Children of Encouragement
We know the name Barnabas. We know he traveled with Paul—was one of his trusted companions on some of his missionary journeys. What else do we know about him? Where did he come from? What does his name mean?
We first meet Barnabas in the fourth chapter of Acts. Luke is describing the communal living arrangements of the early Christians. We should say here that they probably didn’t live together. Remember, the church started on Pentecost with 120 or so members. By the end of the day there were about 3,000 new converts. From then on, Luke tells us, new members were being added daily. While we know at least some of these new believers left Jerusalem at the end of the holiday celebration, most of them remained behind. If they were living together, where would they have stayed? There wouldn’t be a building in Jerusalem big enough to hold them except the Temple. They might worship there, but they couldn’t live there.
We do know they came together regularly for worship and for fellowship. We also know they held everything in common, even selling property to help provide for those too poor or too infirm to support themselves. It’s this activity—selling property for the relief of the poor—that first brings Barnabas to our attention.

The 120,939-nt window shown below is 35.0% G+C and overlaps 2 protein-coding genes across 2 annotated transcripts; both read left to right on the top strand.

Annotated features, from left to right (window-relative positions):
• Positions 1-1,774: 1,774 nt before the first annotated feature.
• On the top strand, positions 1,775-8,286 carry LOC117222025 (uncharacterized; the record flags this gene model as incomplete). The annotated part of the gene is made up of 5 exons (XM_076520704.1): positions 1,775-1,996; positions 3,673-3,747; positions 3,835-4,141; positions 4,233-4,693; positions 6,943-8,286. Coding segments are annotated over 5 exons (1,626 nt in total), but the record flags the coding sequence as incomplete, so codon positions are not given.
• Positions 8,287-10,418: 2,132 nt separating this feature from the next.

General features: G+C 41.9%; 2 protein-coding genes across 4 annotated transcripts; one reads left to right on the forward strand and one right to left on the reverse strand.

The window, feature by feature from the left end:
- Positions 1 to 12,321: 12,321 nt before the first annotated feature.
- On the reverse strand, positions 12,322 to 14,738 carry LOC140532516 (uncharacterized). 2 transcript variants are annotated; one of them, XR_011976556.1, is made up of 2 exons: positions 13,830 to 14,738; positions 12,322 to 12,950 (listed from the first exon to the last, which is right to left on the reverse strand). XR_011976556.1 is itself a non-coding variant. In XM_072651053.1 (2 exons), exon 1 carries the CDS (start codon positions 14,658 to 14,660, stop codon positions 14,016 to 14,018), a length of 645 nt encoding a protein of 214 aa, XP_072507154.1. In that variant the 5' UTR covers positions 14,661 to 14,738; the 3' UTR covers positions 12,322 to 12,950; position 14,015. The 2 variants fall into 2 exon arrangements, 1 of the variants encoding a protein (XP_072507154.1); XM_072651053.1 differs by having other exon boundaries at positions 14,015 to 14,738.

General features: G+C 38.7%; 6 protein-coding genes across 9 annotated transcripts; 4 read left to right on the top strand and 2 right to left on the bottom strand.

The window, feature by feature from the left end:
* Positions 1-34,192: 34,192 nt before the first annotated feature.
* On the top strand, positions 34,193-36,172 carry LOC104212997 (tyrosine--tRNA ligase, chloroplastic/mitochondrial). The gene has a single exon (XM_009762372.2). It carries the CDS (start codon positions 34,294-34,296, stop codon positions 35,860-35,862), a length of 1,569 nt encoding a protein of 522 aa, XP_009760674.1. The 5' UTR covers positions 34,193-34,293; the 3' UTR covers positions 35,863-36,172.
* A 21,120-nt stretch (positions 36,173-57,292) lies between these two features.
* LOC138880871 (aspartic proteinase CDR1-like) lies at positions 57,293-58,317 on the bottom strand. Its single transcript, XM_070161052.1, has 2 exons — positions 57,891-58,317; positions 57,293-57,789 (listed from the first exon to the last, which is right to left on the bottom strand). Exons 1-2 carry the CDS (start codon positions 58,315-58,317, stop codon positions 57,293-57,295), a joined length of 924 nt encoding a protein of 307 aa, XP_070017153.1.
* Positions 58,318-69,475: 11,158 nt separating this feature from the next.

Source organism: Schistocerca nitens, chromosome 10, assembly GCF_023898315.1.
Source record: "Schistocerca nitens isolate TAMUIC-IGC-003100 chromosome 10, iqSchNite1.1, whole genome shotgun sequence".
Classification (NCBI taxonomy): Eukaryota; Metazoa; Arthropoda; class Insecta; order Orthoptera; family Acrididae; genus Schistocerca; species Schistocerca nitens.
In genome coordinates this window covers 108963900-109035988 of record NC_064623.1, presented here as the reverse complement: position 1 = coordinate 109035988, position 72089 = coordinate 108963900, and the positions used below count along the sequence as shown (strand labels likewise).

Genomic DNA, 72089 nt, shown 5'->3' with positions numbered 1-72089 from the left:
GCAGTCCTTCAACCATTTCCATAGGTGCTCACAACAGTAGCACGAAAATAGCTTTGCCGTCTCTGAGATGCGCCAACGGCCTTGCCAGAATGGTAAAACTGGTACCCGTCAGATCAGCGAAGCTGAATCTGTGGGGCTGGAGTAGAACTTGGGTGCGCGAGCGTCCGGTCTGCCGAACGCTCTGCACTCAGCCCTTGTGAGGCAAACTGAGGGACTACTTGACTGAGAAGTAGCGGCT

His given name was Joseph, and he was from Cyprus. He was a Levite. That made him a member of the priestly class. Remember, Levi’s sons, beginning with Aaron, were set apart by God for the care of the tabernacle. It was their task—and their honor—to serve before the Lord, first in the tabernacle and later in the Temple. They did not have an inheritance with the twelve tribes of Israel; rather, they were set apart for holy work.
We’re introduced to Joseph, and then told immediately that he was called Barnabas, which means “son of encouragement.” He is used as an example of those who sold property and laid the money at the feet of the apostles. Like many of the new believers, he thought first of the needs of others and not of his own.
Luke mentions Barnabas’ good deeds twice more in the early chapters of Acts. In chapter 9:26-27 we read of Paul’s return to Jerusalem after his conversion and his early preaching. The Jerusalem church wants nothing to do with him, remembering how he persecuted them. The apostles are both skeptical and afraid. Barnabas intervenes. He brings Paul into the gathering of believers, puts an arm around his shoulders (at least figuratively), and tells the story of Paul’s conversion. It is Barnabas who is responsible for Paul’s acceptance into the fellowship of believers.
In Acts 11:19-27 we read of the early days of the church in Antioch. Christian visitors to the city are preaching Jesus Christ to the Jews there. Others preach to the Hellenists (Greeks). The Jerusalem church is concerned about this mixing of Jews and Gentiles, so they send Barnabas to review the situation. He believes that everything is working well, and encourages the new believers—but that’s not all. He travels to Tarsus, where Paul is living, and brings him back to Antioch, where the two of them stay for a year.
Barnabas. Bar nabas. Son of encouragement. Bat nabas means “daughter of encouragement.” Wouldn’t it be wonderful if we all could be children of encouragement? Barnabas was “a good man, full of the Holy Spirit and faith.” What could we say about someone that would be more important? Paul might have been the better preacher, the more dynamic leader, the more impassioned writer, but where would he have been without the encouragement of Barnabas?